June 10 (Reuters) - Emerging market shares rose for the first time in seven sessions on Thursday with heavyweight China shares rallying on high-level Sino-U.S. talks, while currencies rose ahead of U.S. inflation data and the European Central Bank’s policy decision.
Mainland China shares rose around half a percent after talks between respective commerce officials when they agreed to promote healthy trade and cooperate over differences that have roiled markets and dented global economic growth.
Most other Asian peers joined the rally, taking MSCI’s index of EM shares 0.4% higher. It had lost more than 1% over the previous six sessions. South Africa and Turkey added 0.3% each.
Later in the day, the ECB is expected to keep its money taps wide open as the region recovers from and economic dent left by the pandemic, while U.S. inflation data at 1230 GMT will be watched to judge what the U.S. Federal Reserve’s stand might be next week.
Any change to easy monetary policy by major central banks could see a flight from high-yielding assets of emerging markets.
Turkey’s lira extended gains to a fifth straight against both the euro and the dollar, while South Africa’s rand broke a three-day losing streak when it lost 2.5%. Losses deepened late on Wednesday when struggling power utility Eskom said it would extend power cuts.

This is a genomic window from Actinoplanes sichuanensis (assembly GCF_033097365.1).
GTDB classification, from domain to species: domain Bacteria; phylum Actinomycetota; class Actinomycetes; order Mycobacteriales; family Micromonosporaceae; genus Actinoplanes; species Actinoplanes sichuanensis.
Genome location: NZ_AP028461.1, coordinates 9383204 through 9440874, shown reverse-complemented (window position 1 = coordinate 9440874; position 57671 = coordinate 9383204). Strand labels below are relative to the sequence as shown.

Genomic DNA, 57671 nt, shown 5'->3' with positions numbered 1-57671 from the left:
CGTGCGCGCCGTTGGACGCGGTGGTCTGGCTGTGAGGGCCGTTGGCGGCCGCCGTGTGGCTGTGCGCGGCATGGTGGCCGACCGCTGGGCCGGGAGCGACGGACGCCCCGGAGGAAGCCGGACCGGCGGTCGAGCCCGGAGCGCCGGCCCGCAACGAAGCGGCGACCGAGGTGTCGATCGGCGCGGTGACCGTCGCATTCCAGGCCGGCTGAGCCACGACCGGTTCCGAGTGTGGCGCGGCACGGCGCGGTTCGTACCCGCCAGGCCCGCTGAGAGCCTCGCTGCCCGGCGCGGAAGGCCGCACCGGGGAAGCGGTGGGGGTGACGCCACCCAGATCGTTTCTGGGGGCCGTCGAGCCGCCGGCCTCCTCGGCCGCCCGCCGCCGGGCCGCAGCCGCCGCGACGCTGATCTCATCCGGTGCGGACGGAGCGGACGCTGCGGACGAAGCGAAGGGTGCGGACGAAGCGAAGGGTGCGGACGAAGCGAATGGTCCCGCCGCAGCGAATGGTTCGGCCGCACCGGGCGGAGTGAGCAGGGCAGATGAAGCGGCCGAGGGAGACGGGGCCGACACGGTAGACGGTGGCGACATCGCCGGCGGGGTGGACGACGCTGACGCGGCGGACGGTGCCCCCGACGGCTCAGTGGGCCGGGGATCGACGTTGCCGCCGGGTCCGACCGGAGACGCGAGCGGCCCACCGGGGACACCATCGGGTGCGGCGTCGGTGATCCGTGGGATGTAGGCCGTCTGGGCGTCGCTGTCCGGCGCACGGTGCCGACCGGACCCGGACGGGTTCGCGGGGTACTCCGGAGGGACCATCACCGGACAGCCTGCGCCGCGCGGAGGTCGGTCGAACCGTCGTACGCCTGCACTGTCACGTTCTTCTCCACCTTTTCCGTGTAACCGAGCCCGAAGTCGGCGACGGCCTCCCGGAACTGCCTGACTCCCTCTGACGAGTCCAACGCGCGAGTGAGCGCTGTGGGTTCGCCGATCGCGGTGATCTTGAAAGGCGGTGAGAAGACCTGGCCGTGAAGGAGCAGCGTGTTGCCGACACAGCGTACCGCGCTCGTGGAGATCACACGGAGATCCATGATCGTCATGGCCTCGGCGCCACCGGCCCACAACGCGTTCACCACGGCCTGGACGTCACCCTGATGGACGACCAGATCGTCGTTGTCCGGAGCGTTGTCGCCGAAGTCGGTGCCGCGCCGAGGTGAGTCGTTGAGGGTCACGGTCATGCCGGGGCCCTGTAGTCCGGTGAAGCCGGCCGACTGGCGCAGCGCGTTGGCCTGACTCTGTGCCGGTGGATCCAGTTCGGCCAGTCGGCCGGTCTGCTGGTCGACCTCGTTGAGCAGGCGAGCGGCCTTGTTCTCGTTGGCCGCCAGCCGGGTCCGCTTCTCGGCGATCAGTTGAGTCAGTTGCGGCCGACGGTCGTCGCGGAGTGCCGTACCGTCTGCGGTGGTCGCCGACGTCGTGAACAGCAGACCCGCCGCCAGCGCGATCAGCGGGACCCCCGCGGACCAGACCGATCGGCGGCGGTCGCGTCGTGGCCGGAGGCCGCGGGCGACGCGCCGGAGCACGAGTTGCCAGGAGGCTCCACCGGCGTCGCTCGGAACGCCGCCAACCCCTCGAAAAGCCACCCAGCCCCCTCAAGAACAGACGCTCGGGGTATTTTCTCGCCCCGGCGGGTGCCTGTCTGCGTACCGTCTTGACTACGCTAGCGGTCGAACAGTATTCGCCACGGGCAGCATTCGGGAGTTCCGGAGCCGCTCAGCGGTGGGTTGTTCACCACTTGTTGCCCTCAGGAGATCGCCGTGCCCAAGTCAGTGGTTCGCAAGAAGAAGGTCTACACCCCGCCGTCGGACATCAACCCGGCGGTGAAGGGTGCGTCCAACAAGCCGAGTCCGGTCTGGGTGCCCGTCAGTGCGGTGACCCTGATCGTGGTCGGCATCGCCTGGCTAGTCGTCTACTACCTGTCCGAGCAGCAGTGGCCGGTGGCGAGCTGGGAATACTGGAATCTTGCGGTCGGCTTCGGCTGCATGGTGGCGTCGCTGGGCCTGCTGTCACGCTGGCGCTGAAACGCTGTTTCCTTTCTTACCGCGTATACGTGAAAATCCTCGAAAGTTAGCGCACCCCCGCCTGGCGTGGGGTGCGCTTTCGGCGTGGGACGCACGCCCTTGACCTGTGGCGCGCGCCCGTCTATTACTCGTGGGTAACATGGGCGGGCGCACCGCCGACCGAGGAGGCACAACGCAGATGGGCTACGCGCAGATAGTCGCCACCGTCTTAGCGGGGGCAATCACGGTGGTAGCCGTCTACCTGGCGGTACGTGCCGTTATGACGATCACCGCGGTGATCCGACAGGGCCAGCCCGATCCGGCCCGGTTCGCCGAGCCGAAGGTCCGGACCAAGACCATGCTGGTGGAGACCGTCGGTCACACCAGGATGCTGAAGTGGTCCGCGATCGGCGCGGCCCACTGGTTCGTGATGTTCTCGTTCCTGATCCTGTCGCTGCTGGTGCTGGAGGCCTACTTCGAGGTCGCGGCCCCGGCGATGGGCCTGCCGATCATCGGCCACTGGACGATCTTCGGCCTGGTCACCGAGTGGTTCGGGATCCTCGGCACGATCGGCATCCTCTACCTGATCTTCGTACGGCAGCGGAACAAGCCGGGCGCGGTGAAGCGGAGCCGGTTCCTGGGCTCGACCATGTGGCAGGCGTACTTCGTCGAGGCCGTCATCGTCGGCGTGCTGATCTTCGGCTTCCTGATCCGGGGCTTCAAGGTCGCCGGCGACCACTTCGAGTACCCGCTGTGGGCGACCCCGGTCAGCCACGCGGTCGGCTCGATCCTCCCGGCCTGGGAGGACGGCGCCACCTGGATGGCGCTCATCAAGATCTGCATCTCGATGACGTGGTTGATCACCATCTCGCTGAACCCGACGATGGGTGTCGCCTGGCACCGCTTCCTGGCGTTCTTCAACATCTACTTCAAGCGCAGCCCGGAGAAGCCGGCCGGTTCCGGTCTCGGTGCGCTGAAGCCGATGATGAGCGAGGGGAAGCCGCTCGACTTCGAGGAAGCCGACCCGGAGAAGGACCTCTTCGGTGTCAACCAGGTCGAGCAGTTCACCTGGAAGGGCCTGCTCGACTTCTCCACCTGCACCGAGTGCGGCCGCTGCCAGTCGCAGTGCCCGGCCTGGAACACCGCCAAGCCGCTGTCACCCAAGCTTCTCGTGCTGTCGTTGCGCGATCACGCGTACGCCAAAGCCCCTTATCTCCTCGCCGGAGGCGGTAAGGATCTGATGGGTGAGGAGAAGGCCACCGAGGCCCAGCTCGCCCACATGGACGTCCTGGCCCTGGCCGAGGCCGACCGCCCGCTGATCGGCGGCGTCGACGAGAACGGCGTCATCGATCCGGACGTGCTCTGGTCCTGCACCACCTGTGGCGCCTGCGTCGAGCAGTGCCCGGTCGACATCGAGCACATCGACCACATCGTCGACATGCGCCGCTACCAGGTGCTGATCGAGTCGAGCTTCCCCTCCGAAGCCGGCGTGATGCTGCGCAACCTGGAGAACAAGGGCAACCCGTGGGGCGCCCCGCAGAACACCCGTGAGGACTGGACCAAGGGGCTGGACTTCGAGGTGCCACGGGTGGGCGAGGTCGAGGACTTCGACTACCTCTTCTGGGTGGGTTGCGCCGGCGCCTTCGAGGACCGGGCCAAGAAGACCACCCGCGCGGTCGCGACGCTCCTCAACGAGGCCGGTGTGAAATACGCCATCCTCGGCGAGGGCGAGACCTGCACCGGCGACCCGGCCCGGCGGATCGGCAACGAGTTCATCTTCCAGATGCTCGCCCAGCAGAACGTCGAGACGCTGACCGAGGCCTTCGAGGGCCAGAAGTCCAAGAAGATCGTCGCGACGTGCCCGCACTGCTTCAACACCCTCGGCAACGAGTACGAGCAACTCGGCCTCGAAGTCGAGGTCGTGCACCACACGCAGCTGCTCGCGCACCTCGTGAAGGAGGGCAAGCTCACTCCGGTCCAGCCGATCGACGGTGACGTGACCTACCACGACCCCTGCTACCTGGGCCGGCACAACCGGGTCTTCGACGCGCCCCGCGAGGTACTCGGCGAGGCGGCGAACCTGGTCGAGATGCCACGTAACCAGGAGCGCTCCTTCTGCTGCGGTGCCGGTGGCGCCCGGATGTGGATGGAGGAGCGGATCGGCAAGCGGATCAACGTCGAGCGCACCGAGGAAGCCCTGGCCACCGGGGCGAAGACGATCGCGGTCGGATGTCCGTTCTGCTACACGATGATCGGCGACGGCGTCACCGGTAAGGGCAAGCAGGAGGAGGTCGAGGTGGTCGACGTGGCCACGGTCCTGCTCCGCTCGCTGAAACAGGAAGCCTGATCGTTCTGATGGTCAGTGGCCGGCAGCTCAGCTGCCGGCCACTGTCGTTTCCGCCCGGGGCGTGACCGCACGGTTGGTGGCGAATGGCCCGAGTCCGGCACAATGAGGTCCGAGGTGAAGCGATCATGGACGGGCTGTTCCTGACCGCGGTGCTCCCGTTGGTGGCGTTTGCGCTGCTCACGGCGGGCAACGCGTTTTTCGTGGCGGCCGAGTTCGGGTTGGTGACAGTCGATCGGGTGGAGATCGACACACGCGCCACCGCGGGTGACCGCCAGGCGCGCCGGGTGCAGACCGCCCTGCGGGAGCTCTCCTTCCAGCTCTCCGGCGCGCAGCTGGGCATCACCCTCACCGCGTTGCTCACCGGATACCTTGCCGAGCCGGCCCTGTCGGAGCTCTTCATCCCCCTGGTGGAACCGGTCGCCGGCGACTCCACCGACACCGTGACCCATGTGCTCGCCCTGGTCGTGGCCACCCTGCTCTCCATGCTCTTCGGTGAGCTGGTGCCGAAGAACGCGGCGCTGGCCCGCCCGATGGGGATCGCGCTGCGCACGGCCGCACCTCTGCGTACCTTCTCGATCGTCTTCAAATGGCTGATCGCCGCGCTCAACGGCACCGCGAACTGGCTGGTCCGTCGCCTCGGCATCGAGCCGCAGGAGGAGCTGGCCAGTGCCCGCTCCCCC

Russia’s rouble rose 0.4% despite falling oil prices. Focus on Friday will be on a possible 50 basis point hike in interest rates.
“The strength of the Russian current account in May removes some of our recent concerns, allowing to expect USDRUB stabilisation close to the middle of the 70-75 range in June,” ING said in a client note.
“The risks of volatility going forward still remain...given the dividend season, persistent uncertainties regarding foreign policy, acceleration of imports, and continued private capital outflow.”
Interest rates in Peru later in the global day is also on the radar amid uncertainty in presidential election sending the sol currency plumbing new lows.
As inflation picks up in emerging markets, many domestcic central banks have had to raise interest rates. Higher rates will make it harder for EMs to pay record amounts of debt, the Institute of International Finance warned on Wednesday.
(Reporting by Susan Mathew in Bengaluru; Editing by Angus MacSwan)